When King & Spaulding announced their withdrawal from defending DOMA, the firm’s chairman Robert Hays Jr. said, “In reviewing this assignment further, I determined that the process used for vetting this engagement was inadequate.” In response Paul Clement resigned from King & Spaulding so he could defend DOMA independently and said, “I would have never undertaken this matter unless I believed I had the full backing of the firm… If there were problems with the firm’s vetting process, we should fix the vetting process, not drop the representation.” Since then, Clement has been viewed as a conservative hero standing up to the nasty gays that pressured his firm into withdrawing from the case. But it turns out Clement committed K&S to defend DOMA before his firm’s ethics committee had even OK’d the decision.
King & Spalding partner J. Sedwick Sollers [said,] “I want to make sure the record is clear that I was the member of firm management in primary contact with Paul Clement regarding this matter. As I have reflected on this, despite the fact that our standard client/matter review process was not followed, it was reasonable for him to believe that the firm would accept the matter. This was an unfortunate misunderstanding with a friend whom I personally recruited to the firm and strongly supported. I am deeply disappointed by Paul’s departure and regret the breakdown in communications.”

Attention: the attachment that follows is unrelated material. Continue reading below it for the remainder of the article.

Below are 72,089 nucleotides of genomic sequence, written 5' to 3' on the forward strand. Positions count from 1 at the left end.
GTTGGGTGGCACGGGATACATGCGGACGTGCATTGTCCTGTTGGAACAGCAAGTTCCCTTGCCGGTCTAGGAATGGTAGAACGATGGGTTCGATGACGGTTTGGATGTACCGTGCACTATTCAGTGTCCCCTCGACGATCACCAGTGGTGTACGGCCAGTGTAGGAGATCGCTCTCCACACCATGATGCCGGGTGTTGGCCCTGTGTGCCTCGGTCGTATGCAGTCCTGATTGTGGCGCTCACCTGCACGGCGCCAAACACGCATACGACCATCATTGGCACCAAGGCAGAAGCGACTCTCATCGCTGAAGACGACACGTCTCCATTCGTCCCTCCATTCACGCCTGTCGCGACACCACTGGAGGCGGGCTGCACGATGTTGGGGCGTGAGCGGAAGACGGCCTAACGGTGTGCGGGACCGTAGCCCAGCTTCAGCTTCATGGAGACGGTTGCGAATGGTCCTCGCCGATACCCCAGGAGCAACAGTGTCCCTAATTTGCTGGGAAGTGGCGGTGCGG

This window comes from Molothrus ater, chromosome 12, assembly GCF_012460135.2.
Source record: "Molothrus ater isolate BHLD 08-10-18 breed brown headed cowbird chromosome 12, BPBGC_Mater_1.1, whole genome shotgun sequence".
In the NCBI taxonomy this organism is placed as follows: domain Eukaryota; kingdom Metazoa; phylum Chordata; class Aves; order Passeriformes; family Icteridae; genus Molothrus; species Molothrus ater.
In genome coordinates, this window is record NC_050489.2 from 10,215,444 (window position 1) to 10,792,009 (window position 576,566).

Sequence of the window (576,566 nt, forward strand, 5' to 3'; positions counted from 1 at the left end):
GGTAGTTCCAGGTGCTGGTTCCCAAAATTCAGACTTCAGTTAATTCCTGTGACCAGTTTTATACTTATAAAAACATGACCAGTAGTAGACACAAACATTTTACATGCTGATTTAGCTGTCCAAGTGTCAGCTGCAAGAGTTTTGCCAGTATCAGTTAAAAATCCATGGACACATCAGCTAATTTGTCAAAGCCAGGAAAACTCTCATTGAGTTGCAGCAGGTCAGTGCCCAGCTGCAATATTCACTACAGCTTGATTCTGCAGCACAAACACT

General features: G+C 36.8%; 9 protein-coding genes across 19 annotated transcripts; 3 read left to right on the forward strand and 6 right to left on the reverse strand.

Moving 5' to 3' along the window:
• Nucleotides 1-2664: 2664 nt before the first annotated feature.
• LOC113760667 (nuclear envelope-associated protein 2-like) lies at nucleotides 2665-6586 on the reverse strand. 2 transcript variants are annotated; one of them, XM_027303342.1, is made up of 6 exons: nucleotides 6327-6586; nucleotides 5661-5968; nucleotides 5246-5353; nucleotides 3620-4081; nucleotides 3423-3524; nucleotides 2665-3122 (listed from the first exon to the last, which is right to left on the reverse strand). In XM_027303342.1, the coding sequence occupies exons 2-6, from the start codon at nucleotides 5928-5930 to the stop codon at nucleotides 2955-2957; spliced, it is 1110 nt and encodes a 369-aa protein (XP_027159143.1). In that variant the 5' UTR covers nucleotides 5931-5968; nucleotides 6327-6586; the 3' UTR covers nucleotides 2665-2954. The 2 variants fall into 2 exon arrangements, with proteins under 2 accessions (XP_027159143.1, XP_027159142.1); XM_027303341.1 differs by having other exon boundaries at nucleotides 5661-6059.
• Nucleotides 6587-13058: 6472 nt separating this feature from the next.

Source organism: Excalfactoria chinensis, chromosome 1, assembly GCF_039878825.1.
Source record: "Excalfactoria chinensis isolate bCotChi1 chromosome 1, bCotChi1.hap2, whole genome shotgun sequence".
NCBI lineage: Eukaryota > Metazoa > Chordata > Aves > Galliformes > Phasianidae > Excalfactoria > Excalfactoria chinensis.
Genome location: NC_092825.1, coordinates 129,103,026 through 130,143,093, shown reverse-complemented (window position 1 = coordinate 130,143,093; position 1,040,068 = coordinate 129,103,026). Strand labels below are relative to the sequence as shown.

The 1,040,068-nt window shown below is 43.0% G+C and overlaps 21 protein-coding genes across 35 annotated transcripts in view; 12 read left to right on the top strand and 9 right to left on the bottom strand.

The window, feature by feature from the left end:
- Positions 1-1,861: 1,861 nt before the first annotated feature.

So is Clement’s jumping the gun a result of an internal miscommunication or was he just so hot for hate that he couldn’t wait to get his hands on a piece of sexy DOMA? Metro Weekly‘s Poliglot breaks it down two ways:
Although the Journal’s Nathan Koppel characterizes this statement as “back[ing] Clement’s earlier comments that he believed he had the all-clear before taking the assignment,” the statement only appears to acknowledge that a previously established vetting process for the firm — of going through the ethics committee before taking on the representation — was not followed in this case.
Richard Socarides, president of Equality Matters, tells Metro Weekly that he views the new information far differently that the Journal’s Koppel, writing, “What this new insider account suggests is that Clement did not follow the rules of his own firm, he was at least partly to blame for taking the case before the firm gave its approval, and now, if there are legal ethics questions, they are at least in some way his own fault. None of which should be earning him praise from the legal community.”
No matter whether Clement obligated the firm out of misunderstanding or in over-eager presumption, you can bet he’ll be the conservative pin-up boy for agreeing to do dirty work that his firm couldn’t stomach.